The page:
JOHN H. MACK, Primary Examiner T. T UFARIELLO, Assistant Examiner US. Cl. X.R. 204-149
US834787A 1968-06-19 1969-06-19 Method of treating cyanide-containing liquors in surface treatment installations Expired - Lifetime US3645867A (en)

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US (1) US3645867A (en)
CH (1) CH515344A (en)
DE (1) DE1931123C3 (en)
FR (1) FR2013349A1 (en)
GB (1) GB1226684A (en)
NL (1) NL6909276A (en)
SE (1) SE321836B (en)

Cited By (7)

* Cited by examiner, † Cited by third party
Publication number Priority date Publication date Assignee Title
US3847765A (en) * 1972-12-20 1974-11-12 Mitsubishi Petrochemical Co Method for the treatment of cyanide-containing wastes
US3900377A (en) * 1973-01-02 1975-08-19 Kurt Enns Reduction of toxicity of aqueous solutions
US3970531A (en) * 1974-09-04 1976-07-20 Rockwell International Corporation Decreasing the cyanide and heavy metal content of an aqueous solution
US4024037A (en) * 1975-02-18 1977-05-17 National Research Development Corporation Oxidation of cyanides
US4145268A (en) * 1977-03-22 1979-03-20 British Columbia Research Council Method of conducting an electrolysis
US4238314A (en) * 1978-08-16 1980-12-09 Katsuhiro Okuho Continuous electrolytic treatment of circulating washings in the plating process and an apparatus therefor
US4319968A (en) * 1979-07-05 1982-03-16 Katsuhiro Okubo Electrolytically decomposing method for iron-cyanide complex

Families Citing this family (1)

* Cited by examiner, † Cited by third party
Publication number Priority date Publication date Assignee Title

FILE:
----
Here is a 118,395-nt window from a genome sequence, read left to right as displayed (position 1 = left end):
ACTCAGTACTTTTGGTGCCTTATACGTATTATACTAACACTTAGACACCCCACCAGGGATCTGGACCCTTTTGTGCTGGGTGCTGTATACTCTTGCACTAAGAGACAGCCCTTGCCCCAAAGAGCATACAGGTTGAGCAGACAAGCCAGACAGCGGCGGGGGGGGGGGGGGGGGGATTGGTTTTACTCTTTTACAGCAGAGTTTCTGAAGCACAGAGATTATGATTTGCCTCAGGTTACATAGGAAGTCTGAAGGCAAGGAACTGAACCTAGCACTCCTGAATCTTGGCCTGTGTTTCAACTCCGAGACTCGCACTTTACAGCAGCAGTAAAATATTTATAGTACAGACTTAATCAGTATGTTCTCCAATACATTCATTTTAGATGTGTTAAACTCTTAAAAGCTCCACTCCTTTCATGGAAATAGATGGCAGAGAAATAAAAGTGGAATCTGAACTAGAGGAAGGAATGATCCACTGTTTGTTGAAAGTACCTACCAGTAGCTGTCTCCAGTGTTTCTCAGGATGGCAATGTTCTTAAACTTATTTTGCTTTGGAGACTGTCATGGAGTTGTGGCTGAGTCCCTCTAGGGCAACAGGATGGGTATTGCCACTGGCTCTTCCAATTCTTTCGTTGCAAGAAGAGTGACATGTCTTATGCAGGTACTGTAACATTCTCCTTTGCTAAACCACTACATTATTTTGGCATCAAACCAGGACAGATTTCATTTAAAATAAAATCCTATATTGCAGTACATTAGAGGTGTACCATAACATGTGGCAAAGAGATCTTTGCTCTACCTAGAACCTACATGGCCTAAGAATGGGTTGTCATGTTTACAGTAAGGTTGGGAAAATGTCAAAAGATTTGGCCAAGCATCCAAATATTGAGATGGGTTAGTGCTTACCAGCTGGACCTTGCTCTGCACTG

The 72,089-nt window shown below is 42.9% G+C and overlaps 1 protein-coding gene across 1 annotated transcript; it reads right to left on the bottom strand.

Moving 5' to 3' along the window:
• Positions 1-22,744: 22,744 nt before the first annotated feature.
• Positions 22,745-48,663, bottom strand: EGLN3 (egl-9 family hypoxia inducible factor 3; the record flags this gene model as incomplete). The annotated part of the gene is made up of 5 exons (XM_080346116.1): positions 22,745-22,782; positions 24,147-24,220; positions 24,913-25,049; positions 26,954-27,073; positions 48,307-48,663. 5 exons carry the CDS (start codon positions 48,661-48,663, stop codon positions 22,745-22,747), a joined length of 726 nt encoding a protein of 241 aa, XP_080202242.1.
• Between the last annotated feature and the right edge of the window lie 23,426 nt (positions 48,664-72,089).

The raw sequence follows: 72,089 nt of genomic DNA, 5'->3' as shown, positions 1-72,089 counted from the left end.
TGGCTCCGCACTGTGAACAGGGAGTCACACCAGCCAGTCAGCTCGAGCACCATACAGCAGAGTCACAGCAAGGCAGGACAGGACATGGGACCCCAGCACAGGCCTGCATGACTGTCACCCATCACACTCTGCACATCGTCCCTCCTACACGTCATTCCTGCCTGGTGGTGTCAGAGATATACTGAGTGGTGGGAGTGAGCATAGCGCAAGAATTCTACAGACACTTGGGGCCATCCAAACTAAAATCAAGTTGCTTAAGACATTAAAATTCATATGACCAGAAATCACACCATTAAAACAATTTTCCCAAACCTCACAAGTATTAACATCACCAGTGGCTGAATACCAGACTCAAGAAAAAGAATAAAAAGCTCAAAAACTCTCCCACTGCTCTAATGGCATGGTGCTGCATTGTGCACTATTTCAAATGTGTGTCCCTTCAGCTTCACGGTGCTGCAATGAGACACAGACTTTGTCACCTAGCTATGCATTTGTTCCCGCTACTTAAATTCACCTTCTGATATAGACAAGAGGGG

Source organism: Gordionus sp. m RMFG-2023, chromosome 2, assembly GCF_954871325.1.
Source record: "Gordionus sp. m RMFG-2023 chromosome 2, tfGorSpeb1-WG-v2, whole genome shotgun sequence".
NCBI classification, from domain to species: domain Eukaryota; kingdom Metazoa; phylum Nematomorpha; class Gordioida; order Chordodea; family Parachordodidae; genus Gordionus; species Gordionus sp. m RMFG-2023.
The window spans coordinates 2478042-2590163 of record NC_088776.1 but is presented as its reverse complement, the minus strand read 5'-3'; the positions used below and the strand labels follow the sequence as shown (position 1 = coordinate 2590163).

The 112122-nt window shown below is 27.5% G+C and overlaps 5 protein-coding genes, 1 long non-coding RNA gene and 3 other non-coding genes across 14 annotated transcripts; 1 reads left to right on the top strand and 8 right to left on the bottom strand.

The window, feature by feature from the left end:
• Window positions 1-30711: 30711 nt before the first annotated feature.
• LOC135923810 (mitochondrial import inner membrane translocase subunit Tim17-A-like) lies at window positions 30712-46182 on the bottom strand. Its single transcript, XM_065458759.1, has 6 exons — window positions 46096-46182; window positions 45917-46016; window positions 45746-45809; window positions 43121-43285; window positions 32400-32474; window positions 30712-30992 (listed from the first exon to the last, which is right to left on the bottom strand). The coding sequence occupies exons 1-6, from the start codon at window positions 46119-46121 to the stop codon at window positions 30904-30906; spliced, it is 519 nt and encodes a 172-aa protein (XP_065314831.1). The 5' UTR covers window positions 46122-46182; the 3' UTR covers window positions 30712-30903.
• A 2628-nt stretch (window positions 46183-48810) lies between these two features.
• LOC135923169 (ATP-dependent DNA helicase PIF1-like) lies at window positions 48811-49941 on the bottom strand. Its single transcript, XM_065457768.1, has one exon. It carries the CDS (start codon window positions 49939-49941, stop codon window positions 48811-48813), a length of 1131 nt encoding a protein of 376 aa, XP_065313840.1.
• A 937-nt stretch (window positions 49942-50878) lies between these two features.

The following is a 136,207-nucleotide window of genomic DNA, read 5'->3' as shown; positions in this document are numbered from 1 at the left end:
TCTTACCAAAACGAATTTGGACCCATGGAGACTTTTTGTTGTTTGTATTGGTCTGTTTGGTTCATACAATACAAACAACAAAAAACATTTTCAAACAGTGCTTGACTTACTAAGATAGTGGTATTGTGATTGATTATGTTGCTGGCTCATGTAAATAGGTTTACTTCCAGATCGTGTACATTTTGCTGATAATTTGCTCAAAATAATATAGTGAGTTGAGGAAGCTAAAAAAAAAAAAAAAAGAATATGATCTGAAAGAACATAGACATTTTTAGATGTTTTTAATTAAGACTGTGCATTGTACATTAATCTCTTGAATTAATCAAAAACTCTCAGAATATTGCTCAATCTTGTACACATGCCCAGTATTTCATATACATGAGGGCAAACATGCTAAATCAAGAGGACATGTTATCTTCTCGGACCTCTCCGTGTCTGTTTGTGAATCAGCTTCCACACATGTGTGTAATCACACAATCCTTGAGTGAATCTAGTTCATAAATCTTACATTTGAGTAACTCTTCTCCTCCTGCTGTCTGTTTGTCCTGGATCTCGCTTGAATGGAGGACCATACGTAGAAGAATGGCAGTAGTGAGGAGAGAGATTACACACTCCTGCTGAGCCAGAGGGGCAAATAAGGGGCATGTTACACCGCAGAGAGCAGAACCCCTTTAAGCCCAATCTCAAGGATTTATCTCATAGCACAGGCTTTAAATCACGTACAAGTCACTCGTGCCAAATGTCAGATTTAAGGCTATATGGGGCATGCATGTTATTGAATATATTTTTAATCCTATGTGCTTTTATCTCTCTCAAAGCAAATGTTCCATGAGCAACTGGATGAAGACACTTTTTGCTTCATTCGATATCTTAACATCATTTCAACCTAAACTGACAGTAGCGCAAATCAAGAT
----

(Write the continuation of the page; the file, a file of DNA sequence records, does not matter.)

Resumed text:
SE8005138L (en) * 1980-07-11 1982-01-12 Sodermark Nils Erik SET TO CHARGE CYANIDES

Cited By (7)

* Cited by examiner, † Cited by third party
Publication number Priority date Publication date Assignee Title
US3847765A (en) * 1972-12-20 1974-11-12 Mitsubishi Petrochemical Co Method for the treatment of cyanide-containing wastes
US3900377A (en) * 1973-01-02 1975-08-19 Kurt Enns Reduction of toxicity of aqueous solutions
US3970531A (en) * 1974-09-04 1976-07-20 Rockwell International Corporation Decreasing the cyanide and heavy metal content of an aqueous solution
US4024037A (en) * 1975-02-18 1977-05-17 National Research Development Corporation Oxidation of cyanides
US4145268A (en) * 1977-03-22 1979-03-20 British Columbia Research Council Method of conducting an electrolysis
US4238314A (en) * 1978-08-16 1980-12-09 Katsuhiro Okuho Continuous electrolytic treatment of circulating washings in the plating process and an apparatus therefor
US4319968A (en) * 1979-07-05 1982-03-16 Katsuhiro Okubo Electrolytically decomposing method for iron-cyanide complex

Also Published As

Publication number Publication date
DE1931123B2 (en) 1971-09-23
GB1226684A (en) 1971-03-31
DE1931123C3 (en) 1980-04-30
CH515344A (en) 1971-11-15
SE321836B (en) 1970-03-16
DE1931123A1 (en) 1970-01-02
NL6909276A (en) 1969-12-23
FR2013349A1 (en) 1970-04-03